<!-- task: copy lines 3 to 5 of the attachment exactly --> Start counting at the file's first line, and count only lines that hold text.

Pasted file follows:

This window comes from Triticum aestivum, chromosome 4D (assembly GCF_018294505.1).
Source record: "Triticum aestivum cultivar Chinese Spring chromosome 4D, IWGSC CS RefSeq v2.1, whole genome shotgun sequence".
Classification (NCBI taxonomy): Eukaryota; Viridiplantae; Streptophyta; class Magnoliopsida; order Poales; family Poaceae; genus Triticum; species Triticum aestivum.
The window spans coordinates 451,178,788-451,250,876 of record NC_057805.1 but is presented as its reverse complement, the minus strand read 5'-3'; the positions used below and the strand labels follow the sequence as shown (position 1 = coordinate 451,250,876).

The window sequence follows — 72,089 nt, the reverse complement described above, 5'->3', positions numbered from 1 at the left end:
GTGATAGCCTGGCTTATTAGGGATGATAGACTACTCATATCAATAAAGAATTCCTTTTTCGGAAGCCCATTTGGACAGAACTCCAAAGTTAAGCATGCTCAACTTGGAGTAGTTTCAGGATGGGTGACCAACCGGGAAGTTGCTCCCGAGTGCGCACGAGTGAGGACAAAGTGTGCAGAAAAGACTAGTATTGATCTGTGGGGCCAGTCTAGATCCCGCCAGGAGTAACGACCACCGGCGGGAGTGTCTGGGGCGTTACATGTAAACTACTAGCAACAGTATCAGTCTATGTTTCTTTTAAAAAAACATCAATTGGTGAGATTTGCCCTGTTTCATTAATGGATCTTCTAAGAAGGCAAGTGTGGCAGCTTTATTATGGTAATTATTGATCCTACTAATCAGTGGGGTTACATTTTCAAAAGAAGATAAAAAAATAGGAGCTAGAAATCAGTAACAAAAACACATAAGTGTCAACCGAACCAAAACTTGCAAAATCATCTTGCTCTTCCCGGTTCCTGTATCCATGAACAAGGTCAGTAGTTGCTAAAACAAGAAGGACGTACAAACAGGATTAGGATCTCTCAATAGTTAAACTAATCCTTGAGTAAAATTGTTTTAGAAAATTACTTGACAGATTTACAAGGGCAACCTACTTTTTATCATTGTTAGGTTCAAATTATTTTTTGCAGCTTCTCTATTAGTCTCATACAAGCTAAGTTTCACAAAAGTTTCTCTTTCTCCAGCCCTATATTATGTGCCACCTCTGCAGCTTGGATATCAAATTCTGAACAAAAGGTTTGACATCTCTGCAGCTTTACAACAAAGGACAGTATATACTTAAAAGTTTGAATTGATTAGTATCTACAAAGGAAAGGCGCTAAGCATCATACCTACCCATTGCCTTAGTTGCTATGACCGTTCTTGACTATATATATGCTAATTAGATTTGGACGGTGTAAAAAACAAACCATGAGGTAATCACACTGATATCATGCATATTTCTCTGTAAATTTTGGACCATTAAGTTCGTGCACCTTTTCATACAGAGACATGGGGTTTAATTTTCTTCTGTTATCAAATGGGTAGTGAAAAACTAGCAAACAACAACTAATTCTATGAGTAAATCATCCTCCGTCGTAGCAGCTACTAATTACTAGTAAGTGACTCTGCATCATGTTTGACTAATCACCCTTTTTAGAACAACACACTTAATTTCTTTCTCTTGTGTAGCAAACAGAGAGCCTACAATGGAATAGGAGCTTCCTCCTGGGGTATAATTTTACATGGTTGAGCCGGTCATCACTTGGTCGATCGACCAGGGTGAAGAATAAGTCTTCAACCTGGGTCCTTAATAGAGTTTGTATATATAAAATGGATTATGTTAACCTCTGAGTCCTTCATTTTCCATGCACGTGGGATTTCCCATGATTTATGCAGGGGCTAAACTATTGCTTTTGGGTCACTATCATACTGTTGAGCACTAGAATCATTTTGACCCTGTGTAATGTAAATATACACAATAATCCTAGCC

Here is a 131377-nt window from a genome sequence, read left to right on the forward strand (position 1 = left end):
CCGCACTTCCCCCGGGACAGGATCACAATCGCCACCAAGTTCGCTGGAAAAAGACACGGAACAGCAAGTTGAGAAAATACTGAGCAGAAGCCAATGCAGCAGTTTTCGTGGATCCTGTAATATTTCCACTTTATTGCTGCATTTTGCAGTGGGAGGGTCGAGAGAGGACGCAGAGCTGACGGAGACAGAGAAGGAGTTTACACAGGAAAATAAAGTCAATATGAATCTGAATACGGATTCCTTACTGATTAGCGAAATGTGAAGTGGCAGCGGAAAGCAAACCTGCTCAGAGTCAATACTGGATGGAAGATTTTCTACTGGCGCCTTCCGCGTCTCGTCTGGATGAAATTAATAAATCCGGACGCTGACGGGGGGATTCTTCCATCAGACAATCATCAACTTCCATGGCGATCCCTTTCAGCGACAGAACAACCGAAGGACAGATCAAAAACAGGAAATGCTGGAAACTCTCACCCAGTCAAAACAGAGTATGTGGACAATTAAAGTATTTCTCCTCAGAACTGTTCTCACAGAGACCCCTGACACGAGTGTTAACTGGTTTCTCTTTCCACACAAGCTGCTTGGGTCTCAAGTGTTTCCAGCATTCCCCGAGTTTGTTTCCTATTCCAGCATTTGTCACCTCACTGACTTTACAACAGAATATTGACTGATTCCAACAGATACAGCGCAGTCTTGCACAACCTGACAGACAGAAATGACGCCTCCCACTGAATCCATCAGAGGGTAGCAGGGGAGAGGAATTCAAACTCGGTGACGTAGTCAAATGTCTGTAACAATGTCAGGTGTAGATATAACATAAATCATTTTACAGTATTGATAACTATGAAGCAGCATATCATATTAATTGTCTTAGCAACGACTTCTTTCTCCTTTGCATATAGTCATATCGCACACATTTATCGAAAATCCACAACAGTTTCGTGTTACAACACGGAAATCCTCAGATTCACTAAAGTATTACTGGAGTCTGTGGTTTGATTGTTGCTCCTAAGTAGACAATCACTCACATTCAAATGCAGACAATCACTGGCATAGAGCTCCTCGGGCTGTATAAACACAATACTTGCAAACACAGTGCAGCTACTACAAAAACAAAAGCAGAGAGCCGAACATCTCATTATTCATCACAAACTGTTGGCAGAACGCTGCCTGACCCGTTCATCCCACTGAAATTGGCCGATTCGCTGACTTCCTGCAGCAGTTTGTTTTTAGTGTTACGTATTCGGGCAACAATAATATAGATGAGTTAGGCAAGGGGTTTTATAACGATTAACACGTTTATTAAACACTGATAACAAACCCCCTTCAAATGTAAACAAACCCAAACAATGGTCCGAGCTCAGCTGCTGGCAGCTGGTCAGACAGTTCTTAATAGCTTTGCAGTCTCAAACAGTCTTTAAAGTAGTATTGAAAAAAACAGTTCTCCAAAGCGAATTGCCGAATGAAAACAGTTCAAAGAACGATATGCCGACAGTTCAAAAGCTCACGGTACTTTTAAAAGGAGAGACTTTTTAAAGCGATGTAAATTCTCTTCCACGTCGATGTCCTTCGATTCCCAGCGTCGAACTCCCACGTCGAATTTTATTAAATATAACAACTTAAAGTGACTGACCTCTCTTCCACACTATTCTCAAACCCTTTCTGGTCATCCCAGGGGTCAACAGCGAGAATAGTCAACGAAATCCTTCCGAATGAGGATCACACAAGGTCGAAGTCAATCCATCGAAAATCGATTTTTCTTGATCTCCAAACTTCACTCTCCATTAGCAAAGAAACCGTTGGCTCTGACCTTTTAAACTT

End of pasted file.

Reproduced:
Classification (NCBI taxonomy): Eukaryota; Viridiplantae; Streptophyta; class Magnoliopsida; order Poales; family Poaceae; genus Triticum; species Triticum aestivum.
The window spans coordinates 451,178,788-451,250,876 of record NC_057805.1 but is presented as its reverse complement, the minus strand read 5'-3'; the positions used below and the strand labels follow the sequence as shown (position 1 = coordinate 451,250,876).

The window sequence follows — 72,089 nt, the reverse complement described above, 5'->3', positions numbered from 1 at the left end: